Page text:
My Lords, I quite appreciate the sympathy my noble friend takes in this question, and the desire he evidences to extend the benefits of the Libraries Acts as widely as possible in Ireland, where the love of literature is cherished, but I think the disadvantages of Ireland are rather more apparent than real. It is quite true that there have been separate Acts of Parliament in relation to this matter as regards England and Ireland. In Ireland we have the Act of 1855, and another Act, passed as recently as 1894, bringing it up to date. A Committee sat with reference to the latter Act, when similar proposals to those which are embodied in the Amendment of my noble friend were brought before the House of Commons. But although an effort was made to carry the benefits of the Libraries Acts into the small rural districts, the Committee of the House of Commons, on which Irish Members were largely represented, did not see their way to recommend the proposals then submitted. It was indicated that regard must be had to the question of rating for the purposes of libraries, and to the fact that the rate could not exceed a penny in the £, and that it might happen, if the Act was extended to all rural communities, as now sought by my noble friend, that it would be adopted by communities who would not be able to show a rateable valuation adequate to the sup- port of a library. If it were deemed desirable to adopt the principle of extension, it would, therefore, be necessary to discriminate how far that extension could with advantage be carried, and also to consider the experience of the use of powers under existing legislation. If my noble friend could show that existing legislation had been availed of in Ireland and the powers under it exercised, then he would have an argument to show why a procedure should be adopted to widen the area and take in communities now excluded. But what are the facts? There are something like 129 towns in Ireland to which the Libraries Acts might be applied if the local governing authorities thought proper to apply them, but of those 129 towns not more than about twenty have availed themselves of the advantages of the Act. It would, therefore, seem that the advantages of the Act of 1894 are not at present sufficiently realised. I venture to think my noble friend might be satisfied with this discussion, and wait for further experience of the effect of existing legislation.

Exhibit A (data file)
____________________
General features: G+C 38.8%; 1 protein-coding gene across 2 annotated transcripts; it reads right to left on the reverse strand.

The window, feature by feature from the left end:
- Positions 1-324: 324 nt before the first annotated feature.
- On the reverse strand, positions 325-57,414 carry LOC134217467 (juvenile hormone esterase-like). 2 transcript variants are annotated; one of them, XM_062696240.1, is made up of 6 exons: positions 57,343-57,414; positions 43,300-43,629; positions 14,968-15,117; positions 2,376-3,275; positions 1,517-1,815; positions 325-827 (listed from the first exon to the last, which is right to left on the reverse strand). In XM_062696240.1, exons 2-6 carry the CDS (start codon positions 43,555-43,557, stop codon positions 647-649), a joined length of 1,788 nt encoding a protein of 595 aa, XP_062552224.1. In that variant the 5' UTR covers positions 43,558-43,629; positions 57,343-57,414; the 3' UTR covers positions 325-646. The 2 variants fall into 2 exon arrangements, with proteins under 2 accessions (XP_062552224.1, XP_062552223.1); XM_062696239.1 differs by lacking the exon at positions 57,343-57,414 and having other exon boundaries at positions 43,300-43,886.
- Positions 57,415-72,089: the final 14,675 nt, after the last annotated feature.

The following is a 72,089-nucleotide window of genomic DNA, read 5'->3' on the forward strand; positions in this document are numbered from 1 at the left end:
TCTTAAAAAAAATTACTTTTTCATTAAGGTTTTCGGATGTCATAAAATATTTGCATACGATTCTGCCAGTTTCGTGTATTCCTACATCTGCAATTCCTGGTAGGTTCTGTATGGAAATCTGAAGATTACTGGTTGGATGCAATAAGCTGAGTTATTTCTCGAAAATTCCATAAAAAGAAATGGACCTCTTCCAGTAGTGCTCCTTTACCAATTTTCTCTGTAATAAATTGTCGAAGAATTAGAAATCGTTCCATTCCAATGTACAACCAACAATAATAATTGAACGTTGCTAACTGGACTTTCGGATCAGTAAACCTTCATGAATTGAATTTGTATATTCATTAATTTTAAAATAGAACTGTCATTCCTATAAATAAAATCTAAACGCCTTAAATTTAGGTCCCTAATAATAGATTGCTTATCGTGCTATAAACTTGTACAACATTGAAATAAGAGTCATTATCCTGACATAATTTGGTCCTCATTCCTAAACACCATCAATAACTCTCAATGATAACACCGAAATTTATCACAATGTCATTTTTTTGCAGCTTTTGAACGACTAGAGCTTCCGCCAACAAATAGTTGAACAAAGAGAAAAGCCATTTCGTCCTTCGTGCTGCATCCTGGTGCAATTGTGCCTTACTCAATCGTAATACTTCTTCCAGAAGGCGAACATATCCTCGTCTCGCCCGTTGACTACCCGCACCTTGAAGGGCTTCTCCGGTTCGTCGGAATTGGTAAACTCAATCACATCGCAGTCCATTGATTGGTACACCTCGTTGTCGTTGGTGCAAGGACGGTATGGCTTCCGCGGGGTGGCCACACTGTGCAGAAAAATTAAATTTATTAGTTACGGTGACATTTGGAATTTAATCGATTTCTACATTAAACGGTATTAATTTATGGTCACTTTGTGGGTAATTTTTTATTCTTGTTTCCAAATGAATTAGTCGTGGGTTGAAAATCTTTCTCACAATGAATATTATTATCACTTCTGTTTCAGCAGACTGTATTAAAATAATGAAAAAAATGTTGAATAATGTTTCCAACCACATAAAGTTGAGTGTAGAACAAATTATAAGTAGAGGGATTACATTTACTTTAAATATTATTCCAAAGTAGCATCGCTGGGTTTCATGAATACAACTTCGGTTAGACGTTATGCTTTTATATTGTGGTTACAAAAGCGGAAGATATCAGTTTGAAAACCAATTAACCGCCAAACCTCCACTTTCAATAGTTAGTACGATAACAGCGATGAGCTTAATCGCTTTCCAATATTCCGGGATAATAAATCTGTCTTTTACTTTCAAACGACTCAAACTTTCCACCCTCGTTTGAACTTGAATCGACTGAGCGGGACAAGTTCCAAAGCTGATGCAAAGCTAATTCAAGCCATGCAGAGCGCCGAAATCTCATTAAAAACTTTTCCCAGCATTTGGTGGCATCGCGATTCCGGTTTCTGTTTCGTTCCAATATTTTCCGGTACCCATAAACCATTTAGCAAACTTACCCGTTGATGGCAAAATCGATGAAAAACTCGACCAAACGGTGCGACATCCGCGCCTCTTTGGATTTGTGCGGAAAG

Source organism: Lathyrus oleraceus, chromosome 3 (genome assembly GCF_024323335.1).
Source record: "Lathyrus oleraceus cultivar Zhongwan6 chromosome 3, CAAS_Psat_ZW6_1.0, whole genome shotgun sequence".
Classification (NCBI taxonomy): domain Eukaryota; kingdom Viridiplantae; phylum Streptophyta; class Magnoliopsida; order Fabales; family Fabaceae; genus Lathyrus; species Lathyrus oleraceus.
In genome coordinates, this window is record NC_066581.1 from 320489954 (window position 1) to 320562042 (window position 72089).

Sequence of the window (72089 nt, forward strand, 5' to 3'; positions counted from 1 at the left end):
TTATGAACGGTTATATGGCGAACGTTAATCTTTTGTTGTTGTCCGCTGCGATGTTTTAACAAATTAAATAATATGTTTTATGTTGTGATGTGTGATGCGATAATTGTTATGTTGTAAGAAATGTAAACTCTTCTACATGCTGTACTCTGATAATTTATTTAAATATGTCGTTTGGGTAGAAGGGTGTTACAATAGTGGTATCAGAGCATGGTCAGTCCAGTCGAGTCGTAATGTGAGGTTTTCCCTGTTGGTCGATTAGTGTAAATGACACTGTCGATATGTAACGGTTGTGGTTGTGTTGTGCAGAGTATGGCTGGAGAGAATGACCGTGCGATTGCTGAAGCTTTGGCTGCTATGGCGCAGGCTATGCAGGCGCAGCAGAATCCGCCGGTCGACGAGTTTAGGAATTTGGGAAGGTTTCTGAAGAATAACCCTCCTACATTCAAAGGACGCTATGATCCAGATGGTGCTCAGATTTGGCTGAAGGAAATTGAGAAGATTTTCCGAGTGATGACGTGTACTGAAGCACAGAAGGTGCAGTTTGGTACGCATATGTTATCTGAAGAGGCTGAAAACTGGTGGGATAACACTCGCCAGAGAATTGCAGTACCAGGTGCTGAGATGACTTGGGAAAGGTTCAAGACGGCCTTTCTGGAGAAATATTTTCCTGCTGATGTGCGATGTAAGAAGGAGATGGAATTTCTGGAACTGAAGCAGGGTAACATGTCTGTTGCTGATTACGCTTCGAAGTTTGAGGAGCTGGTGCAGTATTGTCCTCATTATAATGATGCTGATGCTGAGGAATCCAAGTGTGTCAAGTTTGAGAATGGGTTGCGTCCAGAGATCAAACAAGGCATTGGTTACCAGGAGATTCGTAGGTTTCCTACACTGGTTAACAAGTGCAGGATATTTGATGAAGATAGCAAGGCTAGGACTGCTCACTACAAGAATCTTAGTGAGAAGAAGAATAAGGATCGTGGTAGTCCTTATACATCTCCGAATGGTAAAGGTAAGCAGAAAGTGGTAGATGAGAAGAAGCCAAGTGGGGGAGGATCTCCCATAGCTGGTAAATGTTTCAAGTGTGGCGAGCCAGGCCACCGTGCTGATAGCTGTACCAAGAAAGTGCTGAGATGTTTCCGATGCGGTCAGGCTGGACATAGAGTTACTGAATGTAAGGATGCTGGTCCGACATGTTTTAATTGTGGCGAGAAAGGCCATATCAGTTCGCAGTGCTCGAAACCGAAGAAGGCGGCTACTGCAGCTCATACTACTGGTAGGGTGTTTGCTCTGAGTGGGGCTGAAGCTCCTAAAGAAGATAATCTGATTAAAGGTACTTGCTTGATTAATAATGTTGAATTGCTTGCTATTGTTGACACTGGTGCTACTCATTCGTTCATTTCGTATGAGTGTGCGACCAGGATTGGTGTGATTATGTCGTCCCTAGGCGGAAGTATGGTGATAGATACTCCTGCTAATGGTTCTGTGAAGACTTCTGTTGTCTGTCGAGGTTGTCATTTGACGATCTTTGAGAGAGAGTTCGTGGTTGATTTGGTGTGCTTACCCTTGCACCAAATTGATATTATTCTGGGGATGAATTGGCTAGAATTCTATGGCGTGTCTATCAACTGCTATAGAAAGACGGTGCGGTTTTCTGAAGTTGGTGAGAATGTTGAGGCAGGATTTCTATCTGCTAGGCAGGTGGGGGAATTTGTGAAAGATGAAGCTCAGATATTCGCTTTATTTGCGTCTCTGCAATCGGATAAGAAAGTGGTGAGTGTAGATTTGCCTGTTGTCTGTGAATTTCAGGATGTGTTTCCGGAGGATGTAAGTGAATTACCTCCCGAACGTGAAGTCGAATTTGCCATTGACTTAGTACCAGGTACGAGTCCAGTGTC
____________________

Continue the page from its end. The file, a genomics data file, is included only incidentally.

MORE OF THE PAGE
I am sorry the noble and learned Lord cannot give me more encouragement. I think his argument, that because towns have not availed themselves of existing facilities country districts should not have those facilities, rather curious. The demand for the advantages of public libraries is more general in country districts than in towns, and I cannot conceive why they should not be allowed to avail themselves of the Libraries Act.